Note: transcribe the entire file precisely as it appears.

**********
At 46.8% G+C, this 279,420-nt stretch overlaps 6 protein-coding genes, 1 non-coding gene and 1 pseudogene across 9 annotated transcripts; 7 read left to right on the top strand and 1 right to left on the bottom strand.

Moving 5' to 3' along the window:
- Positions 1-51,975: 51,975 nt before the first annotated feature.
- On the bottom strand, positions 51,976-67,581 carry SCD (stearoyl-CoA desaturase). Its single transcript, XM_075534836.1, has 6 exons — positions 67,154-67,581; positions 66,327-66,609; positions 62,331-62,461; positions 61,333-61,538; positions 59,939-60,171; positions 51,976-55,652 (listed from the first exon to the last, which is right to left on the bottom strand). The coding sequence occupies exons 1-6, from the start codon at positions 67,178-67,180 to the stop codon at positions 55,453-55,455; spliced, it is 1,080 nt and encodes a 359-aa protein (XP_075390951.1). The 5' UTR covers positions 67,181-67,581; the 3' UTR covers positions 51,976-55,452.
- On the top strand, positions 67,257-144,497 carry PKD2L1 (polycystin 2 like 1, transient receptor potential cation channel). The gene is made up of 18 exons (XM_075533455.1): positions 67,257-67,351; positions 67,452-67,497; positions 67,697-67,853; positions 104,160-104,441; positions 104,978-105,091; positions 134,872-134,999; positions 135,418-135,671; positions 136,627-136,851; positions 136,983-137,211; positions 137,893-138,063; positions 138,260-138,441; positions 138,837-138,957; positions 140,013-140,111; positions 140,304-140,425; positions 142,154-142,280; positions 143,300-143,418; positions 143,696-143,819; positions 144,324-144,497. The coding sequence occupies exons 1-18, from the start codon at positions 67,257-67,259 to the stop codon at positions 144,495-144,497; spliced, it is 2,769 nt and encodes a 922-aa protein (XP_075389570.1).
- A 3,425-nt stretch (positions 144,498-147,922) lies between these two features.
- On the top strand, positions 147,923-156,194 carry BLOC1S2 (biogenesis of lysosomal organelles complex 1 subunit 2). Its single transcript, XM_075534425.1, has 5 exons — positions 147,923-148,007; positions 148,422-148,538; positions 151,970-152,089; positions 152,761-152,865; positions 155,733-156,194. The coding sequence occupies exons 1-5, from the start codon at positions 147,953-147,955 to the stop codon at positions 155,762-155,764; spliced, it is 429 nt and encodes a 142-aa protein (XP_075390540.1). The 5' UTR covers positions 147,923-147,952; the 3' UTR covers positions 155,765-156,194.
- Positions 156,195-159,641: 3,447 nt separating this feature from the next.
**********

At 46.8% G+C, this 279,420-nt stretch overlaps 6 protein-coding genes, 1 non-coding gene and 1 pseudogene across 9 annotated transcripts; 7 read left to right on the top strand and 1 right to left on the bottom strand.

Moving 5' to 3' along the window:
- Positions 1-51,975: 51,975 nt before the first annotated feature.
- On the bottom strand, positions 51,976-67,581 carry SCD (stearoyl-CoA desaturase). Its single transcript, XM_075534836.1, has 6 exons — positions 67,154-67,581; positions 66,327-66,609; positions 62,331-62,461; positions 61,333-61,538; positions 59,939-60,171; positions 51,976-55,652 (listed from the first exon to the last, which is right to left on the bottom strand). The coding sequence occupies exons 1-6, from the start codon at positions 67,178-67,180 to the stop codon at positions 55,453-55,455; spliced, it is 1,080 nt and encodes a 359-aa protein (XP_075390951.1). The 5' UTR covers positions 67,181-67,581; the 3' UTR covers positions 51,976-55,452.
- On the top strand, positions 67,257-144,497 carry PKD2L1 (polycystin 2 like 1, transient receptor potential cation channel). The gene is made up of 18 exons (XM_075533455.1): positions 67,257-67,351; positions 67,452-67,497; positions 67,697-67,853; positions 104,160-104,441; positions 104,978-105,091; positions 134,872-134,999; positions 135,418-135,671; positions 136,627-136,851; positions 136,983-137,211; positions 137,893-138,063; positions 138,260-138,441; positions 138,837-138,957; positions 140,013-140,111; positions 140,304-140,425; positions 142,154-142,280; positions 143,300-143,418; positions 143,696-143,819; positions 144,324-144,497. The coding sequence occupies exons 1-18, from the start codon at positions 67,257-67,259 to the stop codon at positions 144,495-144,497; spliced, it is 2,769 nt and encodes a 922-aa protein (XP_075389570.1).
- A 3,425-nt stretch (positions 144,498-147,922) lies between these two features.
- On the top strand, positions 147,923-156,194 carry BLOC1S2 (biogenesis of lysosomal organelles complex 1 subunit 2). Its single transcript, XM_075534425.1, has 5 exons — positions 147,923-148,007; positions 148,422-148,538; positions 151,970-152,089; positions 152,761-152,865; positions 155,733-156,194. The coding sequence occupies exons 1-5, from the start codon at positions 147,953-147,955 to the stop codon at positions 155,762-155,764; spliced, it is 429 nt and encodes a 142-aa protein (XP_075390540.1). The 5' UTR covers positions 147,923-147,952; the 3' UTR covers positions 155,765-156,194.
- Positions 156,195-159,641: 3,447 nt separating this feature from the next.